Decatur officials urge state House to pass school tax break legislationGeorgia State Capitol. Photo by Dean Hesse.
Decatur, GA — City Schools of Decatur is working to get its senior homestead tax exemption over the finish line in the state legislature. Decatur officials are urging the House to pass the bills.
The school district also has a reapportionment bill going through the state House. Both bills have passed the state Senate and need to pass the House before heading to the governor. Once the bills are passed, the homestead exemption would be on the ballot in November as a referendum.
“I’ve not heard any objections to the senior homestead exemption. We think a five-year passage is incredibly important for our seniors and their ability to plan, and I hope that they [pass] it,” School Board James Herndon said. “The senior homestead exemption, particularly a long [term] version of it, allows seniors to make plans to age in place for the benefits of Decatur and our schools.”
Neither bill has been put on the local calendar for a vote yet. The last day of the session is on Wednesday, March 29. Decatur Mayor Patti Garrett said there is “tremendous support” among residents for the exemptions.
“As you know, without the opportunity to vote on the senior tax exemptions on the November ballot, the current school senior tax exemptions will end at the end of 2023,” Garrett said. “We support these carefully crafted exemptions based on the school’s data studies and are hopeful that the exemptions will make it through the legislative process.”
The school board did not make any changes to the S-6 exemption. For this exemption, homeowners age 70 and above are eligible for a reduction of $200,000 of assessed home value ($400,000 appraised value) without an income cap.
There is also an S-5 exemption, which provides an exemption of $200,000 of assessed home value ($400,000 appraised value) for seniors aged 65-69 with a household federal adjusted gross income less than $53,000.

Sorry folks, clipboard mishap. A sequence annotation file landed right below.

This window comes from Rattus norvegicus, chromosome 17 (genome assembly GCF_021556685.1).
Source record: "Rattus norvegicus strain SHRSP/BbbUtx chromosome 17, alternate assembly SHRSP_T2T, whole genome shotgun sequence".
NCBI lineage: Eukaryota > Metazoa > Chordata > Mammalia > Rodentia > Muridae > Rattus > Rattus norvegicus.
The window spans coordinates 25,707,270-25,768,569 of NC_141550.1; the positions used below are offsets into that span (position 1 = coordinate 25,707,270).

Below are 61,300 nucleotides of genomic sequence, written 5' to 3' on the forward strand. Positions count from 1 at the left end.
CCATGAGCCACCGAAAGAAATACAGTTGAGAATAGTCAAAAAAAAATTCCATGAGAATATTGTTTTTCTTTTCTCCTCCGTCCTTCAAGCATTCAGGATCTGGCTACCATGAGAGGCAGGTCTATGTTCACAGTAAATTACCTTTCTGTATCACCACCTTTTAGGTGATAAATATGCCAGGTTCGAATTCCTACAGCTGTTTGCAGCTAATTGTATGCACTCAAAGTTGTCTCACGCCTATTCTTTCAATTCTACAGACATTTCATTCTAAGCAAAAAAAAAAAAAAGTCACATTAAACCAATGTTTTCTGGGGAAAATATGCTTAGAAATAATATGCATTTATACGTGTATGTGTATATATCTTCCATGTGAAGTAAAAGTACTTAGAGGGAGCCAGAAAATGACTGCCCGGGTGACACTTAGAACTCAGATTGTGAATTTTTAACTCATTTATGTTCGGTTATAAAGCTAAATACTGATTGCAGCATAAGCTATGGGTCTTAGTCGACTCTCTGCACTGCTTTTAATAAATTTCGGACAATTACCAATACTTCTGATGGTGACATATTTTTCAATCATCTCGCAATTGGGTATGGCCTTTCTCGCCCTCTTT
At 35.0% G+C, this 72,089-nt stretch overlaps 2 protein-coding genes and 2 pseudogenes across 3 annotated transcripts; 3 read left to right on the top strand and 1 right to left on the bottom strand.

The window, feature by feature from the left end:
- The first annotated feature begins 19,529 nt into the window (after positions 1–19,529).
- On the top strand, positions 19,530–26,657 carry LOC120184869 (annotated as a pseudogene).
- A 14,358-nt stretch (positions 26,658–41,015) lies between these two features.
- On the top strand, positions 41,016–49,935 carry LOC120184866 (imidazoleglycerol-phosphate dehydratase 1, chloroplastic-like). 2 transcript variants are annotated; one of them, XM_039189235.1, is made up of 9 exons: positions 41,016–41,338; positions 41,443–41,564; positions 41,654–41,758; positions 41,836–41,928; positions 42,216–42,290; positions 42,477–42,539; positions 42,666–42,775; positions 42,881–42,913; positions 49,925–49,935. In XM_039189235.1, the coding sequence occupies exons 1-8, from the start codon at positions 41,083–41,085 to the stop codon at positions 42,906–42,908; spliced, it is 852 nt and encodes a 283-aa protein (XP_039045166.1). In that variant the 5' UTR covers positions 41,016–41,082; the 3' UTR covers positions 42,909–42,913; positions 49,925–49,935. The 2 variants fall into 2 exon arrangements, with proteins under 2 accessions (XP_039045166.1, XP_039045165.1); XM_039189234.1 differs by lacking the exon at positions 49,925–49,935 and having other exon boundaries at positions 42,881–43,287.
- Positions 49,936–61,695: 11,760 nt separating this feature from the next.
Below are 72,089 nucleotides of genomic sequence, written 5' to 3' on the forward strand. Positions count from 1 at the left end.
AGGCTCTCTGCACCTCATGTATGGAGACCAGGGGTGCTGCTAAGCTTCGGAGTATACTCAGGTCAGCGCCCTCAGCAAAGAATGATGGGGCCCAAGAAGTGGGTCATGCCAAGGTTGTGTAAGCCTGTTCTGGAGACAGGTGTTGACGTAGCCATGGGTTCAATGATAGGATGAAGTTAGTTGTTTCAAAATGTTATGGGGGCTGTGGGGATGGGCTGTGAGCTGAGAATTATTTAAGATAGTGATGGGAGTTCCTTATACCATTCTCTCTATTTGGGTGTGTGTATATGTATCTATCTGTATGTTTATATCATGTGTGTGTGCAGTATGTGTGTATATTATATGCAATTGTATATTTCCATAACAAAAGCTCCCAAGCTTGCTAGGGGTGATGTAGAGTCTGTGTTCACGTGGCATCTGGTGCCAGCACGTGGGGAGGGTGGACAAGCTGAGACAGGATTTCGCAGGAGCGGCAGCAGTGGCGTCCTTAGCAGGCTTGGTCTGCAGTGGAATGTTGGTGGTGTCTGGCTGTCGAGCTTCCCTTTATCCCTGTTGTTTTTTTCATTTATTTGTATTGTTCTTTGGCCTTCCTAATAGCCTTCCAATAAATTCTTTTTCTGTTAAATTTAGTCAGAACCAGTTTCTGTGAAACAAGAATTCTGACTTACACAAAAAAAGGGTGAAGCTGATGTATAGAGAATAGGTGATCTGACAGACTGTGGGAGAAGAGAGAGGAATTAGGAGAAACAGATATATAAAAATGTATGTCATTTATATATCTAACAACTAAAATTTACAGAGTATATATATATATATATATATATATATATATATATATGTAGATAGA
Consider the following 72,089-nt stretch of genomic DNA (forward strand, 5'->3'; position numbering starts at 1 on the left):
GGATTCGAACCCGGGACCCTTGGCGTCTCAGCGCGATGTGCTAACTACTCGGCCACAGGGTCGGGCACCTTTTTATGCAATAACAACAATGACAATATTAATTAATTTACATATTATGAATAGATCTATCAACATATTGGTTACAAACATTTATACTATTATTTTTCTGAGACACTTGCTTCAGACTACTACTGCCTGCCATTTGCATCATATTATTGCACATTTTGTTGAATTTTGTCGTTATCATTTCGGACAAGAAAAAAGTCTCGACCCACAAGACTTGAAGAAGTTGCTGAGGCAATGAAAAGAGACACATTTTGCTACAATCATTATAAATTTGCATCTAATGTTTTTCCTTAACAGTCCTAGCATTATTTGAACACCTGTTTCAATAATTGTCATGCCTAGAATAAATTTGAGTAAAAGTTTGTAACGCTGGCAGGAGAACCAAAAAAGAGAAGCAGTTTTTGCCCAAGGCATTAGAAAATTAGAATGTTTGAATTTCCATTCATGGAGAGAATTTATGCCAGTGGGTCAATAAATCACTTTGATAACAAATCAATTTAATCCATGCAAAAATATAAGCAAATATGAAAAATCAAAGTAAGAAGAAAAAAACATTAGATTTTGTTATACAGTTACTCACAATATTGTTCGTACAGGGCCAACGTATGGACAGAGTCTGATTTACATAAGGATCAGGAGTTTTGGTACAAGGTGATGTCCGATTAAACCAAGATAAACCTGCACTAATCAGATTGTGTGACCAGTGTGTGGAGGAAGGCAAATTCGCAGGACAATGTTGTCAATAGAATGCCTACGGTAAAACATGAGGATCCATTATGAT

The board increased the dollar amount of the household adjusted income for seniors ages 65-69 from $53,000 to $62,000 for the S-5 exemption. The board maintained the exemption of $200,000 of assessed home value ($400,000 appraised value).
The school board is aiming to extend the senior homestead tax exemption for an additional five-year period.
If the homestead exemption bill does not pass the legislature, the S-5 and S-6 exemptions will expire at the end of the year and would no longer be available to seniors. There are several other homestead exemptions that apply to city and school taxes, and those would still be available.
Last fall, the school board and the city commission had to redistrict their election districts. Decatur has two election districts that are the same for the school board and the city commission. The school board election districts have to be approved by the General Assembly.
For the city commission, redistricting is done through amending the city’s charter. The commission approved the new election districts at its Nov. 21, 2022, meeting and the change went into effect on Jan. 1. District 2 now extends to cover more of downtown Decatur.
“The redistricting bill is needed in order to meet the requirements for population distribution in the two voting districts per the most recent census data and to match the districts approved by the city commission,” Garrett said.
As of March 24, a local calendar has not been posted on the General Assembly’s website to be considered on Monday, March 27.
If you appreciate our work on this story, please become a paying supporter. For as little as $6 a month, you can help us keep you in the loop about your community. To become a supporter, click here.
Want Decaturish delivered to your inbox every day? Sign up for our free newsletter by clicking here.
Decaturish is now on Mastadon. To follow us, visit: https://newsie.social/@Decaturish/.
Decaturish is now on Post. To follow us, visit: https://post.news/decaturish.
Decaturish is now on Flipboard. To follow us, visit: https://flipboard.com/@Decaturish